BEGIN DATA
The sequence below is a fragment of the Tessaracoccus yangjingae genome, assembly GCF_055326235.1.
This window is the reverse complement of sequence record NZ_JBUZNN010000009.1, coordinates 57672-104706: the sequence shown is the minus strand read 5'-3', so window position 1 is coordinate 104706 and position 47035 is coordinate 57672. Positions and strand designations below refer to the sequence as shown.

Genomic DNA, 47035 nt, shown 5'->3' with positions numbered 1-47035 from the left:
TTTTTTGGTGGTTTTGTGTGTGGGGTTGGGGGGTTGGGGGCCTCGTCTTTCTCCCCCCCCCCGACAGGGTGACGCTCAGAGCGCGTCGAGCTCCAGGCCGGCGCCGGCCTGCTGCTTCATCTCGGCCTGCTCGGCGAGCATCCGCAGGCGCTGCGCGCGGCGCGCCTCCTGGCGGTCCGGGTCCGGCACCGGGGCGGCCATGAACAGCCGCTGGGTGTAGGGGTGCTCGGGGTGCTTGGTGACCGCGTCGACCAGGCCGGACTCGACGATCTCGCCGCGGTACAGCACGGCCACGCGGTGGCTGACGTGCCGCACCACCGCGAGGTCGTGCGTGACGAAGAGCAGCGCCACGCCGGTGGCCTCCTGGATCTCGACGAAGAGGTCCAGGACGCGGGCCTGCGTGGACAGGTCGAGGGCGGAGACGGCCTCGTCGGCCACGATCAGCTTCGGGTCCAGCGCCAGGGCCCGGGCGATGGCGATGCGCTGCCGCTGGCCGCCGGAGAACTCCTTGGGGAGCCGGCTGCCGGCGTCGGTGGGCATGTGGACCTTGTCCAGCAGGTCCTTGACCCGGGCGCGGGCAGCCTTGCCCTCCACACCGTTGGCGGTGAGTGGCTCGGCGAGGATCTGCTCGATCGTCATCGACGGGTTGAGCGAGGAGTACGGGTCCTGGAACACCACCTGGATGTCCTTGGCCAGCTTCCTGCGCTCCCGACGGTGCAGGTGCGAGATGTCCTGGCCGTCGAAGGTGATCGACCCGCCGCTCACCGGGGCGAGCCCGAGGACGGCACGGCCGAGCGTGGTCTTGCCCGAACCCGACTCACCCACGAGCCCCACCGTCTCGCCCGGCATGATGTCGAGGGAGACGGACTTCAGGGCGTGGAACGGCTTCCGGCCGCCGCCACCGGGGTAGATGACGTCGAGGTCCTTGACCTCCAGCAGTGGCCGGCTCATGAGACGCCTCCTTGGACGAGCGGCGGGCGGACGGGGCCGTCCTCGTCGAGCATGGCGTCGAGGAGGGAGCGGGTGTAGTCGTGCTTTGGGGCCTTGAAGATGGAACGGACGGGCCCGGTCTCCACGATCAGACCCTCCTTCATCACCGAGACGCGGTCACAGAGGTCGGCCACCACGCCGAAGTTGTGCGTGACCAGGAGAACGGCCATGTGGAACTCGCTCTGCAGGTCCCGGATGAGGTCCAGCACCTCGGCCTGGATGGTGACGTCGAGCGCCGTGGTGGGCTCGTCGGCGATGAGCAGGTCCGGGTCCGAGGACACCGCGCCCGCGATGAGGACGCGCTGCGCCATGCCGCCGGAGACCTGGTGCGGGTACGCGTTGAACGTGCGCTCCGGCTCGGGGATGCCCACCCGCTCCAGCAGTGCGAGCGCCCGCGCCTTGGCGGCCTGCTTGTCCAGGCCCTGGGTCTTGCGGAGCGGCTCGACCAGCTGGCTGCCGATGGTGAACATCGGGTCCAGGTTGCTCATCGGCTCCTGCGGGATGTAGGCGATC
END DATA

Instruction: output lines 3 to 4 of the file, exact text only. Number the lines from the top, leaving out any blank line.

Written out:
Genomic DNA, 47035 nt, shown 5'->3' with positions numbered 1-47035 from the left:
TTTTTTGGTGGTTTTGTGTGTGGGGTTGGGGGGTTGGGGGCCTCGTCTTTCTCCCCCCCCCCGACAGGGTGACGCTCAGAGCGCGTCGAGCTCCAGGCCGGCGCCGGCCTGCTGCTTCATCTCGGCCTGCTCGGCGAGCATCCGCAGGCGCTGCGCGCGGCGCGCCTCCTGGCGGTCCGGGTCCGGCACCGGGGCGGCCATGAACAGCCGCTGGGTGTAGGGGTGCTCGGGGTGCTTGGTGACCGCGTCGACCAGGCCGGACTCGACGATCTCGCCGCGGTACAGCACGGCCACGCGGTGGCTGACGTGCCGCACCACCGCGAGGTCGTGCGTGACGAAGAGCAGCGCCACGCCGGTGGCCTCCTGGATCTCGACGAAGAGGTCCAGGACGCGGGCCTGCGTGGACAGGTCGAGGGCGGAGACGGCCTCGTCGGCCACGATCAGCTTCGGGTCCAGCGCCAGGGCCCGGGCGATGGCGATGCGCTGCCGCTGGCCGCCGGAGAACTCCTTGGGGAGCCGGCTGCCGGCGTCGGTGGGCATGTGGACCTTGTCCAGCAGGTCCTTGACCCGGGCGCGGGCAGCCTTGCCCTCCACACCGTTGGCGGTGAGTGGCTCGGCGAGGATCTGCTCGATCGTCATCGACGGGTTGAGCGAGGAGTACGGGTCCTGGAACACCACCTGGATGTCCTTGGCCAGCTTCCTGCGCTCCCGACGGTGCAGGTGCGAGATGTCCTGGCCGTCGAAGGTGATCGACCCGCCGCTCACCGGGGCGAGCCCGAGGACGGCACGGCCGAGCGTGGTCTTGCCCGAACCCGACTCACCCACGAGCCCCACCGTCTCGCCCGGCATGATGTCGAGGGAGACGGACTTCAGGGCGTGGAACGGCTTCCGGCCGCCGCCACCGGGGTAGATGACGTCGAGGTCCTTGACCTCCAGCAGTGGCCGGCTCATGAGACGCCTCCTTGGACGAGCGGCGGGCGGACGGGGCCGTCCTCGTCGAGCATGGCGTCGAGGAGGGAGCGGGTGTAGTCGTGCTTTGGGGCCTTGAAGATGGAACGGACGGGCCCGGTCTCCACGATCAGACCCTCCTTCATCACCGAGACGCGGTCACAGAGGTCGGCCACCACGCCGAAGTTGTGCGTGACCAGGAGAACGGCCATGTGGAACTCGCTCTGCAGGTCCCGGATGAGGTCCAGCACCTCGGCCTGGATGGTGACGTCGAGCGCCGTGGTGGGCTCGTCGGCGATGAGCAGGTCCGGGTCCGAGGACACCGCGCCCGCGATGAGGACGCGCTGCGCCATGCCGCCGGAGACCTGGTGCGGGTACGCGTTGAACGTGCGCTCCGGCTCGGGGATGCCCACCCGCTCCAGCAGTGCGAGCGCCCGCGCCTTGGCGGCCTGCTTGTCCAGGCCCTGGGTCTTGCGGAGCGGCTCGACCAGCTGGCTGCCGATGGTGAACATCGGGTCCAGGTTGCTCATCGGCTCCTGCGGGATGTAGGCGATC